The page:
Today we begin the joyful season of preparation, Advent. We remember not just the Lord’s coming into the world as a baby some 2000 years ago, but we anticipate His triumphant return “in a cloud with power and great glory”.
It is a time when our “liberation is near at hand”. This is a time when we deepen our relationship with the Saviour in the hope that we can “stand with confidence before the Son of Man” (Lk 21:25–28, 34–36).
Over the next four weeks, we celebrate the virtues of hope, love, joy, and peace. It is particularly significant that on the first Sunday of Advent, we focus on hope.
At this time in our global and personal history, the world seems gloomy and hopeless. Tribulation abounds as Covid-19 ravages our lives with ever-increasing numbers of cases and deaths.
In this country, despite the free and easy availability of vaccines against the disease, families are torn apart, parishes are traumatised by serious illness and the loss of precious lives.
In our communities, we witness the suffering of brutalised wives, desperate and hungry families, parents of suicidal children, victims of road rage and of the senseless brutality that has pushed our murder rate ever higher.
Civil and global conflict, other manifestations of violence, deprivation of one kind or another, injustice, anxiety, and fear mark our age. Hope seems to be part of a distant dream, an ironic and cruel teaching that mocks our Christian reality.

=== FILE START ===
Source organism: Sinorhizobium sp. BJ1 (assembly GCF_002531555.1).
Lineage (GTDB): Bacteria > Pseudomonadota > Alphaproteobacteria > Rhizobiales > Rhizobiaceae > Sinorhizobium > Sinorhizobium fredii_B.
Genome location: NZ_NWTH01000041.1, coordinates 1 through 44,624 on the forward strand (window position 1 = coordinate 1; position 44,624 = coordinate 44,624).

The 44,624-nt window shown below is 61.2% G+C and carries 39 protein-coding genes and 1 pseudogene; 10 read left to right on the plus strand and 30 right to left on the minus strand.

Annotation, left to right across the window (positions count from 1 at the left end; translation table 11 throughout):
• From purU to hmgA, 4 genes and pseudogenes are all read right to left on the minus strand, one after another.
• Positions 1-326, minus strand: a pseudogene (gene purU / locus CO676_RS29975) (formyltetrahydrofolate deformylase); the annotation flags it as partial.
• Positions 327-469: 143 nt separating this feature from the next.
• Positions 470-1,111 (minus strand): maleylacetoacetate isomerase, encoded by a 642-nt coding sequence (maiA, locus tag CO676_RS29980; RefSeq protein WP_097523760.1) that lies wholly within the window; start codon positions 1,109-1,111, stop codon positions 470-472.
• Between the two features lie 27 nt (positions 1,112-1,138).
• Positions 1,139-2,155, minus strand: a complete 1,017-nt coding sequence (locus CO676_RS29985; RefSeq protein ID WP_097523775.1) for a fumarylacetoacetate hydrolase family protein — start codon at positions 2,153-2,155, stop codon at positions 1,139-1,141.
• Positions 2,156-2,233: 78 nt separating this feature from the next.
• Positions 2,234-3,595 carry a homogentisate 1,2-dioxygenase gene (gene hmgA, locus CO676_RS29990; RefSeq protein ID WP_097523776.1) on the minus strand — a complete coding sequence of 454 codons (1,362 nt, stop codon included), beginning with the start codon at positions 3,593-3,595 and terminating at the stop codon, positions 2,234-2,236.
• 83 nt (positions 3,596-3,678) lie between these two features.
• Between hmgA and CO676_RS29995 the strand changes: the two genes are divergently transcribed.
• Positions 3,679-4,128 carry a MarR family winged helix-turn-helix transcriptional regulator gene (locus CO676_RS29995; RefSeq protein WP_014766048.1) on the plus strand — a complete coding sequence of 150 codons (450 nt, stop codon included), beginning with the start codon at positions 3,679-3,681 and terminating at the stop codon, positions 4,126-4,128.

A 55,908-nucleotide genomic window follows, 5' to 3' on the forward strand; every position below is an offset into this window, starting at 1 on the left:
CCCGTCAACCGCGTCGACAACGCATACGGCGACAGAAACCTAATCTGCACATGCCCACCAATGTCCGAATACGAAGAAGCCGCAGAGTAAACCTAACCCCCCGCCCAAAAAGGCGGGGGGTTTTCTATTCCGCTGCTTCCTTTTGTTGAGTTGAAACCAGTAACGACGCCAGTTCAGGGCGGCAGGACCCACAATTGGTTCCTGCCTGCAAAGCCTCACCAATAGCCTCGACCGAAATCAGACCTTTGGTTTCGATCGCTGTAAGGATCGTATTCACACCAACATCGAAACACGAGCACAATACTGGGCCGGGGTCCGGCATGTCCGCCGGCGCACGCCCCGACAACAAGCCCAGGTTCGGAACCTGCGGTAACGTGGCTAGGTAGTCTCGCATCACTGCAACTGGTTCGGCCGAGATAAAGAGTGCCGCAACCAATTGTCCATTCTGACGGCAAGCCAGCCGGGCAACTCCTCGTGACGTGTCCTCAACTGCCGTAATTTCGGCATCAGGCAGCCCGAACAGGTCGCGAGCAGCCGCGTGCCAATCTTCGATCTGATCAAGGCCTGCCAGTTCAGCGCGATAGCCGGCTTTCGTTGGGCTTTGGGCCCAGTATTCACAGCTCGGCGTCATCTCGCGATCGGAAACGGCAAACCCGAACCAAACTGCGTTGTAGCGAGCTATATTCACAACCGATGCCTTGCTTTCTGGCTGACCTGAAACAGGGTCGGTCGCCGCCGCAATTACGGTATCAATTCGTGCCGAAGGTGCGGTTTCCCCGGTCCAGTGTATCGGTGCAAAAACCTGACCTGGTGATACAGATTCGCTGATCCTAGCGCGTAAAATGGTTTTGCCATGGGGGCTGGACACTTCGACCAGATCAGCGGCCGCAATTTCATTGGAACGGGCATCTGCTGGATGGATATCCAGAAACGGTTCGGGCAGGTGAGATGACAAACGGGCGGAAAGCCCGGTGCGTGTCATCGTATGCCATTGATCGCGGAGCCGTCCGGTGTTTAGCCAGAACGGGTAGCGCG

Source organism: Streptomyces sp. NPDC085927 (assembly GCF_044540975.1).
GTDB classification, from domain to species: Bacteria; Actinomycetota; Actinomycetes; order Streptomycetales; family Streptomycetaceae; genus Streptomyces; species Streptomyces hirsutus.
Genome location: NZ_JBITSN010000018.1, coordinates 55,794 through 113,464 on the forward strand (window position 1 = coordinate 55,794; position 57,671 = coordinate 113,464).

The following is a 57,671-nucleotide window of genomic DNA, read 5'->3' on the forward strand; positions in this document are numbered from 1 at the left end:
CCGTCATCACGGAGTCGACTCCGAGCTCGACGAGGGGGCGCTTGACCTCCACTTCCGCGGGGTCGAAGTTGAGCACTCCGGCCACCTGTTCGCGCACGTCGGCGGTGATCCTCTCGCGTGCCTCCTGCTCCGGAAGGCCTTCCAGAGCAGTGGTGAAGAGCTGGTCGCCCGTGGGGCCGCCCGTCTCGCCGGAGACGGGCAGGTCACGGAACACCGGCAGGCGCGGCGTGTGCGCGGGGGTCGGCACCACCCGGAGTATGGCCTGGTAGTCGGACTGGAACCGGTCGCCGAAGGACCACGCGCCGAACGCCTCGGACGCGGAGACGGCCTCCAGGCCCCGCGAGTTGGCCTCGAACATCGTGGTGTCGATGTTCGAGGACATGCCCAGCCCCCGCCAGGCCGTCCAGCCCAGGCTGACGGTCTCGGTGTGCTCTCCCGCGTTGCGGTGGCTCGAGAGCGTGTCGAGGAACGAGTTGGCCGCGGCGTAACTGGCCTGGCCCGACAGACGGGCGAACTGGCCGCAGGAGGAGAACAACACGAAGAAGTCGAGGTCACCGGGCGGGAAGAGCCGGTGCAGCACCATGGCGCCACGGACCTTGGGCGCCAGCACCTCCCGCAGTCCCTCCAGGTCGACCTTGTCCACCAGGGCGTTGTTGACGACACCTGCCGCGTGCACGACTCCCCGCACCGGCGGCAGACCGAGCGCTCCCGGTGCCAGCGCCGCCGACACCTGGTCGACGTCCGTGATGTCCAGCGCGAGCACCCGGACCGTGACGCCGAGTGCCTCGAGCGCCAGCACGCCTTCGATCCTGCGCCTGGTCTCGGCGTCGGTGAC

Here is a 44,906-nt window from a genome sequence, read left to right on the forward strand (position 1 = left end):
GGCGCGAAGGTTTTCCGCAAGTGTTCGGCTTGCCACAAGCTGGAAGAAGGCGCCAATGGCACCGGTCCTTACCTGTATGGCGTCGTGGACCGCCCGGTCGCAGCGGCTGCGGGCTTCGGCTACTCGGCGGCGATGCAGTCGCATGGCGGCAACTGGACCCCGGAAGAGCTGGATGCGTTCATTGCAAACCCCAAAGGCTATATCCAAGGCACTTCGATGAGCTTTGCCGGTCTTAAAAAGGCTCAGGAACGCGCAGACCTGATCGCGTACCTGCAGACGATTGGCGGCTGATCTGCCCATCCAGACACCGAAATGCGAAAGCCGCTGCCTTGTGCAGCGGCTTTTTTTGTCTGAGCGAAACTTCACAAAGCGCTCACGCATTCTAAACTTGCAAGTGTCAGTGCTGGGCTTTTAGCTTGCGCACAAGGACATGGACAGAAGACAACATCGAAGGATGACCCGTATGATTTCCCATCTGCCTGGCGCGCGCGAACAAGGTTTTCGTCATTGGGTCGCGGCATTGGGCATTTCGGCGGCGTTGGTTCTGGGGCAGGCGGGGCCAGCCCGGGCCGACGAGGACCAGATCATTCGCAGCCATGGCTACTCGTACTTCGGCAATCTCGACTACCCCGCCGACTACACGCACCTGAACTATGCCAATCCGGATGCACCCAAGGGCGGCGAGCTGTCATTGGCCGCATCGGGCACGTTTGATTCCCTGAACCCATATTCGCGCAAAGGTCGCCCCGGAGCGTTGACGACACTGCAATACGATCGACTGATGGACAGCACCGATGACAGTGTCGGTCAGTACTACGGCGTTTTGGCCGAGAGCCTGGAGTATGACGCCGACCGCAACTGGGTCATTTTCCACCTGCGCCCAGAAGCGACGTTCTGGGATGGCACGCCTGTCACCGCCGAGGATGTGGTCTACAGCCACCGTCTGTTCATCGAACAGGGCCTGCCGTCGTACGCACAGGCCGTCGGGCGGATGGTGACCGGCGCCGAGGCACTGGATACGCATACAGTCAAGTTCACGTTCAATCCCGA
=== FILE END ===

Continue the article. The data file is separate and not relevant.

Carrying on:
At this time of preparation, it would serve us well to understand what the theological virtue of hope signifies.
It is not a vague wishing that our problems will disappear. It is a conscious collaboration with Almighty God that makes us turn to Him in the expectation that He will hear our prayers if we actively and deliberately cooperate with His will for us.
In an interconnected and cynical world, this seems like Orwellian “pie in the sky”. If we choose to follow this view of life, we choose to allow ourselves to fall into a trap of hopelessness and to allow despair to drive a gulf between us and our loving and all-powerful God.
As Christians and believers in the power of the Almighty, this can never be our choice.
Hope is a supernatural gift of the Holy Spirit. It comes to fruition in the work that we do to fulfill the words of The Lord’s Prayer, the ‘Our Father’, “May Your Kingdom come”.
As deliberate collaborators with Almighty God, we trust that He will give us the strength, peace, and joy that He is with us, despite the calamities that surround us. It demands that in our limited capacity, we do what we can to relieve pain and suffering and to bring comfort and trust to those to whom we are sent.
Each of us has different gifts, as bestowed by the Spirit. Hope allows us to use these gifts in practical situations, in tangible and intangible ways, in the belief that our efforts will be pleasing to God and that our hands will be His hands, working for and among His people.
As we contemplate the situations in which we each find ourselves, may we pray for clarity of vision, strengthened faith and practical application of our gifts so that hope may be embodied in each of us.
May we be His light in a dark and uncertain world.